Updated: October 2017
Myth: Cash value life insurance is one of the worst financial products available.
Truth: Many lives will be financially devastated by Dave Ramsey’s advice on life insurance.
Dave Ramsey and his advertising client Zander Insurance make their case that cash-value life insurance is a rip-off. Dave holds a great deal of credibility in many people’s eyes, but I urge you to be wary of his advice when it comes to life insurance.
Dave says “Do not invest money in life insurance; the returns are horrible. Your insurance person will show you wonderful projections, but none of these policies perform as projected.” In contrast to this statement, most cash value life insurance contracts have a minimum guaranteed return of three to four percent that looks pretty good compared to other options in today’s low interest environment. The National Association of Insurance Commissioners adopted model regulations for life insurance policy illustrations many years ago to insure the accuracy of their projections. Clearly, nobody can predict future interest rates so when evaluating cash-value life insurance focus on the guaranteed values.
Term insurance proponents set up their arguments in favor of term as an investment decision when it is really a risk management decision. When you “buy term and invest the rest” you assume the risk the insurance company leaves on the table. This risk primarily manifests itself in the form of your future insurability and is almost completely out of your control to manage. If your investment plan fails (another risk you assume) you will be without any life insurance OR invested assets.
The following statement is quoted from Dave Ramsey’s blog:
“Worse yet, with whole life and universal life, the savings you finally build up after being ripped off for years don’t go to your family upon your death. The only benefit paid to your family is the face value of the policy.”
This statement is a common misconception that many people do not understand, but Dave should know better. He is correct that in most cases a life insurance policy with a face amount of 150,000 and a cash value of $100,000 will pay a death benefit of $150,000 and not $250,000 (150,000 + 100,000). But your insurance costs are calculated on the difference between the face amount and cash value, called the corridor of coverage. The cash buildup within a policy reduces the amount at risk to the insurance company, and therefore reduces the total cost of insurance. In this example the insured only paid for $50,000 of coverage (150,000 face amount – 100,000 cash value) in the final year of his or her life. The cash value accrues on a tax-advantaged basis and is available to the insured for any reason during the life of the policy in the form of cash surrender or loans. Cash value life insurance is sometimes referred to as a “forced savings vehicle” because it makes you save money within your policy to make sure you are not left without anything to show for the premium you paid. See related post: Do you need long term care and life insurance in retirement?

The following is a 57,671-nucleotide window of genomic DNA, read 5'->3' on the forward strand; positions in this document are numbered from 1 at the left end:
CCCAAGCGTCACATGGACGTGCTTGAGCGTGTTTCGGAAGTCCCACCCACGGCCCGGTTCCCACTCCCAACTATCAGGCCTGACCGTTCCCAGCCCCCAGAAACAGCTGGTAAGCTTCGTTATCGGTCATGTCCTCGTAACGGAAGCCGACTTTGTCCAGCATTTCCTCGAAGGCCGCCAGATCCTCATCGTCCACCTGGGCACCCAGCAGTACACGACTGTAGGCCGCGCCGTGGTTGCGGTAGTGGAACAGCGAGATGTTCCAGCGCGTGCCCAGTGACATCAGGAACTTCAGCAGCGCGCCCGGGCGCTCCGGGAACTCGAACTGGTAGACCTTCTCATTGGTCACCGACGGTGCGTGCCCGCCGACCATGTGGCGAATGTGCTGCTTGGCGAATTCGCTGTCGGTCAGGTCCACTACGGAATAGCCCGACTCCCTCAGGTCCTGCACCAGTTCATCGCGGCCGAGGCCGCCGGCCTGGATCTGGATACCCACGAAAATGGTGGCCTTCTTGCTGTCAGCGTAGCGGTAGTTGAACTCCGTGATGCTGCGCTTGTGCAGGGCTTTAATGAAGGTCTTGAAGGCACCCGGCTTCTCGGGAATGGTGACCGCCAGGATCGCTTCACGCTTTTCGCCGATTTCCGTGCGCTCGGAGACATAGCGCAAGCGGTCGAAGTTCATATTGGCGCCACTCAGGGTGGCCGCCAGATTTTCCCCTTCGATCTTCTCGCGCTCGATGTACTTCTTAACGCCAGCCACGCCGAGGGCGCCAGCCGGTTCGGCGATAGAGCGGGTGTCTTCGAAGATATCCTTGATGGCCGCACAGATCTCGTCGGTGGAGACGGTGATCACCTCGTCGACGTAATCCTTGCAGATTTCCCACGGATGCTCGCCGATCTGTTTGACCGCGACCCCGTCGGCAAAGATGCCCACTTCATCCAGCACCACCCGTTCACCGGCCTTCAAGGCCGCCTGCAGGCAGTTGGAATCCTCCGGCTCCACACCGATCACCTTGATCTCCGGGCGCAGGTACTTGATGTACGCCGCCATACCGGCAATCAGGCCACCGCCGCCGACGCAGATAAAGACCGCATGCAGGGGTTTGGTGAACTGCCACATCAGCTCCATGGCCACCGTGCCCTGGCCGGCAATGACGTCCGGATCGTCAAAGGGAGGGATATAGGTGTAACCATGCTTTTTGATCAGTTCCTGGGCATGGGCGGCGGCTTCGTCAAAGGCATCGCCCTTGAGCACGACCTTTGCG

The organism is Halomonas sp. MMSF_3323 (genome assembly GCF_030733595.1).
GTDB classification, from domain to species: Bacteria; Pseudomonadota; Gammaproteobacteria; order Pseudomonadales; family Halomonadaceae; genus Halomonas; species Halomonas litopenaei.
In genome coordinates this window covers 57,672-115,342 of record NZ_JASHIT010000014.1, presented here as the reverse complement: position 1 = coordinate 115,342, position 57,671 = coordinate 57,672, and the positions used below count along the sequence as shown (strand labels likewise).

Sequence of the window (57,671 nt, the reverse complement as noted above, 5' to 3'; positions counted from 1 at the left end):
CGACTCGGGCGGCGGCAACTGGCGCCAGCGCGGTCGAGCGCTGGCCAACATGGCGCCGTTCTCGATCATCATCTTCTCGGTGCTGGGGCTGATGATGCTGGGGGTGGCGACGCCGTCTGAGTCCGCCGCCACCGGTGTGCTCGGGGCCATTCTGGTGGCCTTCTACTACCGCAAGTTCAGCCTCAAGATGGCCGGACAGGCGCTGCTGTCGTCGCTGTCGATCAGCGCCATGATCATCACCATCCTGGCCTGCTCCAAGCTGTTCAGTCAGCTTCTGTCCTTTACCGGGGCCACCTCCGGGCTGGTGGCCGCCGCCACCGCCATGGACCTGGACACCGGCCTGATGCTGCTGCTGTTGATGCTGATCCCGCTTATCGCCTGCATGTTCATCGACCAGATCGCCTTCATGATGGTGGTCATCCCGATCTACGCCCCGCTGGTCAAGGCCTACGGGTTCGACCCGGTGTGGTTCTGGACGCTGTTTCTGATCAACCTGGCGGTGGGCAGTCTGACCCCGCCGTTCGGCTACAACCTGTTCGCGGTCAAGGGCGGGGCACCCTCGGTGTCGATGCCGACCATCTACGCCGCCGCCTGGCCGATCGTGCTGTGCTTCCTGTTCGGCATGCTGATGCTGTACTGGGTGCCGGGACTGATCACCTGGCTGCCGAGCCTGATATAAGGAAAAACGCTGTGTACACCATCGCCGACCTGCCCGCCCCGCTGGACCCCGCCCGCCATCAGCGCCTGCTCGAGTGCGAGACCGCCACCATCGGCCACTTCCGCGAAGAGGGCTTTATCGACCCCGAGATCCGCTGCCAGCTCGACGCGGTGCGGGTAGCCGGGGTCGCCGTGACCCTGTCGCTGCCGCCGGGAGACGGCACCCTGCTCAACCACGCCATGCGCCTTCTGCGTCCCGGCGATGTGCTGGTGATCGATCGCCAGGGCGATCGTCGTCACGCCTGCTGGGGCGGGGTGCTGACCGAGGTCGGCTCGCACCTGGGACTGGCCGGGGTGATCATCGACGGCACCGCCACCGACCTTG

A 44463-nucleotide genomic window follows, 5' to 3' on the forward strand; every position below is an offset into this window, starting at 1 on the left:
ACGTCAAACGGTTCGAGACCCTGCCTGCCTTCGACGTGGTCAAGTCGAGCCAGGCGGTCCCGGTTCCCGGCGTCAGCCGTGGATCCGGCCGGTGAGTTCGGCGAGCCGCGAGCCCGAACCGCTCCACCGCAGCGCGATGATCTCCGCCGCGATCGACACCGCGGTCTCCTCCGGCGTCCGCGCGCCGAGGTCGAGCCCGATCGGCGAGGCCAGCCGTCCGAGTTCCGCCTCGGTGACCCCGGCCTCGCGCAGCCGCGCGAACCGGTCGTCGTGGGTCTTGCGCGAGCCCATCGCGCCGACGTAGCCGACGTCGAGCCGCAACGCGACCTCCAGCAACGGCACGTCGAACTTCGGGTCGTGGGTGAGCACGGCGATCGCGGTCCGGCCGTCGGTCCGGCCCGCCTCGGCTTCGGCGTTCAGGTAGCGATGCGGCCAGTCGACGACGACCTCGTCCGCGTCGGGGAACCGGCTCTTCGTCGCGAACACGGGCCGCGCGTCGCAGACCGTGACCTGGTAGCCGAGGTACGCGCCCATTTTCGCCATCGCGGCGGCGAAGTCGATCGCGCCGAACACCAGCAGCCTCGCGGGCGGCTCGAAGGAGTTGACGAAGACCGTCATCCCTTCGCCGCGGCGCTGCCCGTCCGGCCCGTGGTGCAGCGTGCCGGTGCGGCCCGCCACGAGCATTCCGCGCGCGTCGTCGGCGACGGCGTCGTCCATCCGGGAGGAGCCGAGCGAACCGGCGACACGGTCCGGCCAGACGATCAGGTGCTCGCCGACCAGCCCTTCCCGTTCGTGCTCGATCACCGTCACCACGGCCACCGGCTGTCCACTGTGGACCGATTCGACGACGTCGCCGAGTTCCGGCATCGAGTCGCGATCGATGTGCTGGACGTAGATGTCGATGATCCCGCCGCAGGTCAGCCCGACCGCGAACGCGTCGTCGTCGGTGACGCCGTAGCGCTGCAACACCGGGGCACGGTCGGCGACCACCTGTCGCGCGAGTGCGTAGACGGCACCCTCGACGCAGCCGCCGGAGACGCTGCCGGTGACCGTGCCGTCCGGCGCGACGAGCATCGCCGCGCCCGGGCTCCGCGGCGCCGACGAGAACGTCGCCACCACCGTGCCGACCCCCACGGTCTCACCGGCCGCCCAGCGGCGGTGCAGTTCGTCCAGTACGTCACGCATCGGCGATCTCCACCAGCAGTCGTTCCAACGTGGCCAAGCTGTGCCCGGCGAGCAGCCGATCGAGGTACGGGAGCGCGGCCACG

There is no denying the fact that cash value life insurance usually has a higher cost of insurance factor than term. However; the difference in cost is not proof that cash value life insurance is overpriced. In reality, much of the difference in cost between term and cash value life insurance is a difference in exposure to risk. Think of exposure in this situation as time. The longer an insurance carrier is exposed to the risk of a person dying, the greater the risk and therefore the higher the cost of insurance per unit of exposure. Term and cash value policies operate under two distinctly different risk parameter assumptions. Cash value policies assume there is a 100% chance the policy will have to pay a death claim at some point in the future. With term policies, the insurance company takes the safe bet that the term will expire before you do, so the cost of insurance is lower.
As far as cost is concerned, the real cost suck is commission to the agency or broker, but these days commission is generally higher as percentage of premium on term products than on permanent ones. How do you think the Zander Insurance Group pays Dave for his endorsement?
Over the years, many advocates of the “buy term and invest the difference” mantra have repeated this statement over and over again to the point where many people believe it to be true without the need for sound basis of fact. Unfortunately, this myth is having a devastating effect on peoples’ lives. Americans are underinsured as it is, and when Dave wrongly demonizes life insurance companies and their agents as rip-off artists it does not help matters. We now have an entire generation of people who are not only woefully unprepared for retirement, but also completely exposed to the financial risks of death.
If you need life insurance and have limited resources, do not wait another day and go make application for a term insurance policy. Life insurance is too important for you to put it off, and term is really really inexpensive. But please understand; it’s inexpensive for a reason. You get what you pay for, and term will leave you exposed later in life with nothing to show for any of the premium you paid. If you have means, a solid cash value life insurance policy could be a good way to protect your family for the rest of your life, with the cash accumulation feature as an added security benefit.